12 Capacitance (2/2), E-Fields in Matter Problem set 5 with electrostatic force experiment out.
13 E.S. Force Experiment Problem set 4 with high voltage power supply experiment due.
14 Electric Current, Ohm's Law  
15 Electric Circuits Problem set 6 with voltage and current experiment out.
16 Review for Quiz 2
Evening Review
Problem set 5 with electrostatic force experiment due.
  Quiz 2  
17 RC Circuits Problem set 7 with electric breakdown experiment out.
18 Ionization, Electrical Breakdown Experiment Problem set 6 with voltage and current experiment due.
19 Magnetic Field - Lorentz Force  
20 Magnetic Field Sources; Biot-Savart's Law Problem set 8 with magnetic force experiment out.
21 Magnetic Field - Ampere's Law Problem set 7 due.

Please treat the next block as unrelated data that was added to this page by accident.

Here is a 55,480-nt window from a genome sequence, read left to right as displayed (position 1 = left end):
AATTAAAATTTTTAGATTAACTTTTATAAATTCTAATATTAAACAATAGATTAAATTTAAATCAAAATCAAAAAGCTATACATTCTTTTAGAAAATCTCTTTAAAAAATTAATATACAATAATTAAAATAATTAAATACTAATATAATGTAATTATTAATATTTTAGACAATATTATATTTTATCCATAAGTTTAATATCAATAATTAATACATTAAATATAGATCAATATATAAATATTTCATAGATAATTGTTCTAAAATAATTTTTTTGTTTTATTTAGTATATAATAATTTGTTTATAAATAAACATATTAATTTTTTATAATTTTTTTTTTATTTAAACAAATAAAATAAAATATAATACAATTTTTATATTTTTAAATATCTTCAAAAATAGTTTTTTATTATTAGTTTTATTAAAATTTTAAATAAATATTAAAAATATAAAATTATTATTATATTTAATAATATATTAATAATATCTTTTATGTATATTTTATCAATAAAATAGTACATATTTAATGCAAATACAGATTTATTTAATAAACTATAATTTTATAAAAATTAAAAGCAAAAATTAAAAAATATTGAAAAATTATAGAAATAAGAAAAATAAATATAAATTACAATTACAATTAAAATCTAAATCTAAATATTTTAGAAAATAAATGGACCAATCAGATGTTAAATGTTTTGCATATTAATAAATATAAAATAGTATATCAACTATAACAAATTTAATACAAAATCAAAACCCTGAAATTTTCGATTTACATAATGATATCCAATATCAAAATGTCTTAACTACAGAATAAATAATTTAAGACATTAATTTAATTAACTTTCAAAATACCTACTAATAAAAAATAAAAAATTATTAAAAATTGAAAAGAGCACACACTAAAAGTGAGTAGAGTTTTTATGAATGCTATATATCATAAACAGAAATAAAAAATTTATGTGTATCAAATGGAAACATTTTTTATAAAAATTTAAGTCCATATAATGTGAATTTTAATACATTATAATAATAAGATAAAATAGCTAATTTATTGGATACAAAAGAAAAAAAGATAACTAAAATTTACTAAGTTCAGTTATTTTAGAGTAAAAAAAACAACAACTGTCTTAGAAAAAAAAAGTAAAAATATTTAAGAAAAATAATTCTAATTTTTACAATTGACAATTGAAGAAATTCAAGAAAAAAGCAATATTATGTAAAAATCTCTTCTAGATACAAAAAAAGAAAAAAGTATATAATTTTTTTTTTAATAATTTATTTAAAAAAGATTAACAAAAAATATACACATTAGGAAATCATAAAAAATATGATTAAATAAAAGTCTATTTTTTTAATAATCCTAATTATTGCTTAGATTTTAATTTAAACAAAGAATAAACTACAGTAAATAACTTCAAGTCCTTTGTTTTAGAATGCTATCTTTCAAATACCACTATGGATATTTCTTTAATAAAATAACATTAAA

22 Magnetic Fields in Matter  
23 Magnetic Induction - Faraday's Law Problem set 9 out.
24 Review for Quiz 3
Evening Review
Problem set 8 with magnetic force experiment due.
  Quiz 3  
25 Magnetic Induction - Lenz's Law, Eddy Currents Problem set 10 with amplifier experiment out.
26 Inductance Problem set 9 due.
27 AC Circuits Problem set 11 with microwave experiment out.
28 RL Circuits Problem set 10 due.
29 RLC Circuits  
30 Displacement Current and Maxwell's Equations  
31 Electromagnetic Waves Problem set 12 out.

Problem set 11 with amplifier experiment due.
32 Review for Quiz 4
Evening Review
  Quiz 4  
33 Polarization-Microwave Experiment Problem set 12 due.
34 Interference, Diffraction, Scattering (1/2)  
35 Interference, Diffraction, Scattering (2/2) Microwave experiment due.   Tell A Friend